I need to evaluate the Laplace transform of the following integral:

$$ \phi(t)= \int_0^{t_0} K(t-x)f(x)dx $$

Note that the constant upper limit of the integral is different from the time variable, so that straightforward application of the Convolution Theorem is not feasible. I have an explicit functional form of the Laplace Transform of the Kernel $K()$, but not of the function $f()$ or its transform.

Any tips, pointers, hints or even answers would be deeply appreciated.


  • $\begingroup$ Change the order of integration (if that's justifiable, which it probably is). $\endgroup$ Oct 31, 2019 at 16:53
  • $\begingroup$ I take it you mean something like $$ \phi(t)= \int_0^{t_0} f(t-x)K(x)dx $$, but I still don't see how it would result in a tractable form, since the CT would still be inapplicable. $\endgroup$ Oct 31, 2019 at 16:56
  • 1
    $\begingroup$ No, I mean $$\int_0^{\infty} e^{-st}\int_0^{t_0} K(t-x)f(x)\,dx\,dt = \int_0^{t_0} f(x)\int_0^{\infty} K(t-x)e^{-st}\,dt\,dx\,.$$ $\endgroup$ Oct 31, 2019 at 16:59
  • $\begingroup$ Doh! Yes, my bad! I've posted an answer below. Please review it for correctness - I forgot to mention that key point that $f(x)$ is zero outside of $[0,t_0]$. I do have a follow up question that could be a bit trickier. Thanks for your help! $\endgroup$ Nov 1, 2019 at 16:22

1 Answer 1


Based on the excellent suggestion by Daniel Fischer above, I've attempted a solution below:

The Laplace Transform of

$$\phi(t)=\int_0^{t_0} K(t-x)f(x)dx$$


$$ L[\phi(t)]= \int_0^\infty e^{-st}\int_0^{t_0} K(t-x)f(x)dxdt =\int_0^{t_0}\Biggl[ \int_0^\infty e^{-st}K(t-x)dt\Biggr]f(x)dx $$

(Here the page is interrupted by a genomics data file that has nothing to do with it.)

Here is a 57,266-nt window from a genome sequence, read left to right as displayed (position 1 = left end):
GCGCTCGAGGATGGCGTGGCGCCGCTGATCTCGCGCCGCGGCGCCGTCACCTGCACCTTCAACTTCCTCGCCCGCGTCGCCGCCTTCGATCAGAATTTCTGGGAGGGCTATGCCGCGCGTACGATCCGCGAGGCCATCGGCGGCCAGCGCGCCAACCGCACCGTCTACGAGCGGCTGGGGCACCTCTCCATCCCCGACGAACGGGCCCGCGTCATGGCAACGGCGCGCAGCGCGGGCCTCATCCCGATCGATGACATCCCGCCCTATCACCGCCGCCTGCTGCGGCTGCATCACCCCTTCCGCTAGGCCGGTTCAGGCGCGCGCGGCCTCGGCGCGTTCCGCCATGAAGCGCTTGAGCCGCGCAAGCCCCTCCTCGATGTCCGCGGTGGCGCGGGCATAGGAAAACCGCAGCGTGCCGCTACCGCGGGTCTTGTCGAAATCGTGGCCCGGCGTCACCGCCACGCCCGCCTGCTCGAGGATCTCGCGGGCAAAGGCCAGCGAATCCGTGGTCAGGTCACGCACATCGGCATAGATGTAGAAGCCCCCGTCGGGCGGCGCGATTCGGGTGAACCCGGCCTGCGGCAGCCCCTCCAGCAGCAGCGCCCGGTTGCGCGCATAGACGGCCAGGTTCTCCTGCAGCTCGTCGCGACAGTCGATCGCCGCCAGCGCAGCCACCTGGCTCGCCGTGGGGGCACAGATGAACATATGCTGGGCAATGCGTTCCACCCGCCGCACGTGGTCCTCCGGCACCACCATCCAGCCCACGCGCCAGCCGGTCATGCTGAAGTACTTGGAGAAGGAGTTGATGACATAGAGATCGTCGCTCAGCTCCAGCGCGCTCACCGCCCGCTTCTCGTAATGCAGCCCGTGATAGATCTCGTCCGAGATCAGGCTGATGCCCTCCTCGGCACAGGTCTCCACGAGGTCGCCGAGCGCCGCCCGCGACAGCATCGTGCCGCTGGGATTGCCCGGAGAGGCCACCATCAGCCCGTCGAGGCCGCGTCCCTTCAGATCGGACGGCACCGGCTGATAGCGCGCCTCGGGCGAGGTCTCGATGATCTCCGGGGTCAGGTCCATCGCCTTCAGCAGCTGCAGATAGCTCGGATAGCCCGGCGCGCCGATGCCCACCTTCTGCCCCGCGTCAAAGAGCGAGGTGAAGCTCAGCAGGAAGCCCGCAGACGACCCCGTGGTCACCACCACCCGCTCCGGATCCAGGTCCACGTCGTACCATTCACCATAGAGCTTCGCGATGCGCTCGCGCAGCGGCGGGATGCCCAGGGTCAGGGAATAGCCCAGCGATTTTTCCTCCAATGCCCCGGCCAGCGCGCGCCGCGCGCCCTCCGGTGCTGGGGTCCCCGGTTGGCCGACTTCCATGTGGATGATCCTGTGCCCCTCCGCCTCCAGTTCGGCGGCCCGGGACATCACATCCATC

With the variable shift $y=t-x$, the inner integral can be written as

$$ \Lambda(s) = e^{-sx}\int_0^\infty e^{-sy}K(y)dy=e^{-sx}\bar K(s) $$

where the bar indicates a Laplace Transform. Substitution into the outer integral yields

$$ L[\phi(t)]=\bar K(s) \int_0^{t_0}e^{-sx}f(x)dx $$

Since $f(t)$ is zero outside of the interval $[0,t_0]$, the upper limit of the outer integral can be replaced by $t$, so that

$$ L[\phi(t)]=\bar K(s) \int_0^te^{-sx}f(x)dx=\bar K(s) \bar F(s) $$

  • $\begingroup$ When you substitute $y = t - x$, the lower integral limit changes from $t = 0$ to $y = -x$. If $K$ vanishes on $(-\infty, 0)$ we can of course omit the $[-x,0)$ part of that integral, but then, in conjunction with $f$ vanishing outside $[0,t_0]$, $\phi$ is the ordinary convolution of $K$ and $f$, so you could directly apply the convolution theorem. $\endgroup$ Nov 1, 2019 at 16:42
  • $\begingroup$ In the actual problem that I have, $f(t)$ is a piecewise continuous function over several sub-intervals, so that the actual integral that I want to break up is $$\phi(t)=\int_0^{t} K(t-x)f(x)dx=\phi(t)=\int_0^{t_0} K(t-x)f_A(x)dx +\int_{t_0}^{t} K(t-x)f_B(x)dx $$ My problem is that the Kernel $K(t)$ cannot be expressed in the form $K(t) = P(t,t_0)K(t_0)$ which would allow me to carry over $$\int_0^{t_0} K(t_0-x)f_A(x)dx $$ as a legacy term updated from one sub-interval to the next. $\endgroup$ Nov 1, 2019 at 17:13
  • $\begingroup$ A quick clarification. You wrote that I could directly apply the Convolution Theorem. Wouldn't that the same Laplace Transform as that for $$\phi(t)=\int_0^{t} K(t-x)f(x)dx$$ ? - Note the upper limit is $t$ instead of $t_0$. $\endgroup$ Nov 1, 2019 at 18:20
  • $\begingroup$ The application of the second shifting property doesn't work here. The limits of the integral don't match the step function. It also gives the wrong answer (try it with $K(t) = \exp(s_0 t)$ and $f(t) = \sin(\omega_0 t)$). $\endgroup$ Nov 1, 2019 at 18:23
  • $\begingroup$ @SharatVChandrasekhar If $K(u) = 0$ for $u < 0$ and $f(x) = 0$ for $x \notin [0,t_0]$, then $$\int_0^t K(t-x)f(x)\,dx = \int_0^{t_0} K(t-x)f(x)\,dx.$$ For $t < t_0$ we then have $K(t-x) = 0$ on $(t,t_0)$, and for $t > t_0$ we then have $f(x) = 0$ on $(t_0,t)$. $\endgroup$ Nov 1, 2019 at 18:30

You must log in to answer this question.

Not the answer you're looking for? Browse other questions tagged .